OK, so yesterday’s conversation under my bathroom renovation post was a little frustrating – you can read it here, if you’re interested – but at it’s heart was, I think, a solid question:
How in the world does one afford to renovate a house if, say, one has not found themselves the sudden recipient of a trust fund/inheritance/other random windfall of enormous proportions?
The reason I say it’s a good question is because I’ve had it myself. About a year and a half ago, I noticed that my friend Erin was doing bunches of renovations to her place – including yard landscaping (and hardscaping, which costs a fortune), an exterior makeover, and so forth. Because I know the general feeling is that it’s rude to ask someone how they can afford a big purchase, I tried not to, but finally I couldn’t help it.
“Erin,” I said, “I know this isn’t a question I’m supposed to ask…but…but…how are you doing this?”
She explained how she’d done it. And then I took her suggestions, and I did it myself. If you check out this post, it’ll tell you everything I know about home equity lines of credit – and below are a few more tips I’ve gleaned from having been in the process of renovating my house for well over a year now (three years, if you include the renovations I did right when we moved in).
I made the mistakes, so now you don’t have to.
Check out my garage-to-multifunctional-living-space renovation here.
- Do not do everything at once. I made this mistake, because I enjoy multitasking and am very, very impatient: I started bathroom #2 before bathroom #1 was anywhere close to done, and there are still some details left to fix in the garage.
- Put together a manageable scope of work with the contractor, and review daily to make sure you’re on track both with budget and timing – it’s not about micromanaging the people, but rather choosing the right people for the job, and then managing the project.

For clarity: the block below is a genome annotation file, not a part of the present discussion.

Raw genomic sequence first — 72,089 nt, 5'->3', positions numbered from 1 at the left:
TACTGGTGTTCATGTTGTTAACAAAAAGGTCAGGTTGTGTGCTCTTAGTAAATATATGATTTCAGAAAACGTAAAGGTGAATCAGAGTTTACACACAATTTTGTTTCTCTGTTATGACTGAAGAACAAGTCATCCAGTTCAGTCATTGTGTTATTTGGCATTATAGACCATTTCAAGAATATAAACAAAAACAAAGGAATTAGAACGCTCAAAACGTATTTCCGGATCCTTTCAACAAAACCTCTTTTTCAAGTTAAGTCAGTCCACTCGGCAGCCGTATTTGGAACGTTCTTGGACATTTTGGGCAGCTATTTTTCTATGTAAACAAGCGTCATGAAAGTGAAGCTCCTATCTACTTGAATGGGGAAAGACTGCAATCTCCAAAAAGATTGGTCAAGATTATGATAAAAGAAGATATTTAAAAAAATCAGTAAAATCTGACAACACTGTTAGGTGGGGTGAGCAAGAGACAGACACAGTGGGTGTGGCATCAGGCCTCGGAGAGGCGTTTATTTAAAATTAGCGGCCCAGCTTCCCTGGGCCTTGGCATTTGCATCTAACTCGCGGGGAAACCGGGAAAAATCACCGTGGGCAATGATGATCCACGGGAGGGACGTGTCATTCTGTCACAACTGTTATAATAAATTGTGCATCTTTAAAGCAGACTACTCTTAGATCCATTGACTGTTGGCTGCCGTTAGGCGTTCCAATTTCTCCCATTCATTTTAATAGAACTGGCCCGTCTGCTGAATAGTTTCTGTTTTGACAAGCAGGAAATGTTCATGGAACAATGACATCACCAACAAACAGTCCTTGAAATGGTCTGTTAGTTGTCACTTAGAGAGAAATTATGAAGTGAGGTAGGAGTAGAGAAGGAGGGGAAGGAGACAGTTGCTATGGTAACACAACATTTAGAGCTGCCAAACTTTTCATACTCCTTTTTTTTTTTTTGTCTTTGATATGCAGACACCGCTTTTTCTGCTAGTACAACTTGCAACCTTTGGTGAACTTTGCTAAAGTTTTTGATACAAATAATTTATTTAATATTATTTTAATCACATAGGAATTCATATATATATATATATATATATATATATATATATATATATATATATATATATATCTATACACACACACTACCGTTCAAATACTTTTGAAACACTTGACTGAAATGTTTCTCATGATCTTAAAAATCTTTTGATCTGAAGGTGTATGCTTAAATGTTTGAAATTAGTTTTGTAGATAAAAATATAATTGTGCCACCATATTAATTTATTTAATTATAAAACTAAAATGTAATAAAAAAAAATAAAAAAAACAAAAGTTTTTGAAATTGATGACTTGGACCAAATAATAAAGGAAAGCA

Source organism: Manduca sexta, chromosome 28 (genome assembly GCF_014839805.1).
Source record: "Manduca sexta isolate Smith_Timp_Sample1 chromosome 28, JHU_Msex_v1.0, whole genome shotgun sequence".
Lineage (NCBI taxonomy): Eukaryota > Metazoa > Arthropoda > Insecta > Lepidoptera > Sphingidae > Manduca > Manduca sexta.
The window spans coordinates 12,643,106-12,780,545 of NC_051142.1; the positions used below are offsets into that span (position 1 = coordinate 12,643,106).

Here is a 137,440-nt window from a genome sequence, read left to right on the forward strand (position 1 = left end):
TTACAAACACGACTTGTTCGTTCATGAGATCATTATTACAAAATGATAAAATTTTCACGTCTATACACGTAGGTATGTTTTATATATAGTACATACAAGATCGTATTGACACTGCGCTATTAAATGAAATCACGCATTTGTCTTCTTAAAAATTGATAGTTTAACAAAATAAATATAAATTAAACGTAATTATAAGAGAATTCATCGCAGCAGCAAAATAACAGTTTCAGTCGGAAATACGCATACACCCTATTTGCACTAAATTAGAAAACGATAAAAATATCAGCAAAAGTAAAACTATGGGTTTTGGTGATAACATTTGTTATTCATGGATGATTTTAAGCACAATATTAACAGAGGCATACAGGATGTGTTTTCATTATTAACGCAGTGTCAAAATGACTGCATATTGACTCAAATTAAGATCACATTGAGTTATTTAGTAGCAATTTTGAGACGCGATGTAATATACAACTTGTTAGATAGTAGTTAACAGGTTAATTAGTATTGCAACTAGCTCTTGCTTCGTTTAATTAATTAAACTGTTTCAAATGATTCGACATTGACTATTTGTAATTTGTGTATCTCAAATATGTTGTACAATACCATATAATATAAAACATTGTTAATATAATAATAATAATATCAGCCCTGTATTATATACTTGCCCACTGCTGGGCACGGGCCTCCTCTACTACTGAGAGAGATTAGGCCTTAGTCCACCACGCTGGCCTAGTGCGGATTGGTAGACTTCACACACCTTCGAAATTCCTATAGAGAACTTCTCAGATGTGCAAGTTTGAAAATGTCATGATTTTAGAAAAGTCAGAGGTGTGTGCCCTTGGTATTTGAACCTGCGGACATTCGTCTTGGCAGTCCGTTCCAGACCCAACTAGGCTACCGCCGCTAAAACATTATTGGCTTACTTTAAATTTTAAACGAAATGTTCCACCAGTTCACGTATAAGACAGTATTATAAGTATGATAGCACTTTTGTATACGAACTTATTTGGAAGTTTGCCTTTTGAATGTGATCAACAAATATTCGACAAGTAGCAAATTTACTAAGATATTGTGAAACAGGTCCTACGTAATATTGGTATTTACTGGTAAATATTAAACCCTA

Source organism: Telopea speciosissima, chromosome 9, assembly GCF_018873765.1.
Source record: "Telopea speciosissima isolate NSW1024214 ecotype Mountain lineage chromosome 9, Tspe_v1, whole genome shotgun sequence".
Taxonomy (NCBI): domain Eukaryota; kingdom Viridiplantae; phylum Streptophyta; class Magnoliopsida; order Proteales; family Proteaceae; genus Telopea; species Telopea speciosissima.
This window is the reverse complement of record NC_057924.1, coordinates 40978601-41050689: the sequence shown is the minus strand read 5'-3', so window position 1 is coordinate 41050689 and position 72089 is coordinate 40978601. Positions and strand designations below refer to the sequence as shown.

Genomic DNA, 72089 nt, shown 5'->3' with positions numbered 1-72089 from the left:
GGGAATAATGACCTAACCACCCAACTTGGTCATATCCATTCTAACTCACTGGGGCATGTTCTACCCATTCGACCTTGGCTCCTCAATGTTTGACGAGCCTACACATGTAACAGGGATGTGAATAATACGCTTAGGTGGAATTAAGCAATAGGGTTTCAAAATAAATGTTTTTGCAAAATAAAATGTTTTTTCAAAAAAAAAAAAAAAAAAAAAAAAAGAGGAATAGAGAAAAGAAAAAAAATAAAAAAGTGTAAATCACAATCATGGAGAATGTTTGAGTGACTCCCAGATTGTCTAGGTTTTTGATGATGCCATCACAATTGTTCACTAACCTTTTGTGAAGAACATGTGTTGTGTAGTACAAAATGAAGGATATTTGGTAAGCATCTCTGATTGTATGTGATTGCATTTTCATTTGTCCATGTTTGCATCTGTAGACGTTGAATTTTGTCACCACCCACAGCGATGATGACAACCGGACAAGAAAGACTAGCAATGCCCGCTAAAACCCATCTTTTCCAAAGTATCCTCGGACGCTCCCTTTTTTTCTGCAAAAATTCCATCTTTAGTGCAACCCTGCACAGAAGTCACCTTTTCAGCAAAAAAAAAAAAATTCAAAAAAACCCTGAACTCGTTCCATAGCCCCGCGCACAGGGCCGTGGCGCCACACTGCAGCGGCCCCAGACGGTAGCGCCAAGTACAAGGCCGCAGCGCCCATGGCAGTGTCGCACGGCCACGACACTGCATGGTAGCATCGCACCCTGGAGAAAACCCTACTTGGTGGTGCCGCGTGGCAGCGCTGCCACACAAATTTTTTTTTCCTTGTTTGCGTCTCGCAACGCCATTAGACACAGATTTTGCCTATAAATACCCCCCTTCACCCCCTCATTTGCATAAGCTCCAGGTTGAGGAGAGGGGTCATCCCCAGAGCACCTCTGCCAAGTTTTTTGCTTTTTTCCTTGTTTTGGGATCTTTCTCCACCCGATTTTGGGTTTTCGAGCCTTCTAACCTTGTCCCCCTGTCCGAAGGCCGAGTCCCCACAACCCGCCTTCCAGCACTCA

- Also, you will go over budget and it will take more time than you want it to. Just know that, and prepare for it.
- For products, think outside of the box: I hunted around on CraigsList for people who may be trying to offload construction supplies (like the casement window I put in the garage studio, pictured above; that was free from a deconstruction house I found). Also consider contractor’s warehouses – they don’t necessarily have as much stuff as, say, a Lowe’s – but what they do have will be the same quality for a much lower price (I found my front door at a warehouse in Santa Clara for about $1.5k less than the exact same door at Home Depot).
- Negotiate a low “teaser rate”…but plan ahead for refinancing. The last thing you want is for your HELOC to all of a sudden be subject to a variable interest rate, because that’s when things can get crazy expensive (and unpredictable, which is no fun when it comes to matters of money). Talk to your mortgage broker about what you’ll need to have in place in order to refinance, so that you can be ready when the time comes. You may, for example, need to have X amount of cash in the bank, or, if you’re a freelancer, be able to show two years of income that qualifies you for the new loan. And so on. Get those ducks in a row.
- DIY what you can – but be realistic about it. Take the mint-green hex tiles in the master bathroom (pictured above), for example: I had helped my friend tile her bathroom walls, so I figured I’d be capable of installing the encaustic cement tile in my bathroom floor. Ah…no. Turns out that tiling a flat, completely even wall and tiling a less-than-smooth floor are totally different beasts, and how this ended was with me wrecking a whole bunch of very expensive tile (and then having to pay someone to hack it out, because I tried – hard, using everything from a crowbar to – and turned out to simply be beyond my physical abilities).
Any other questions? Ideas? Tips of your own?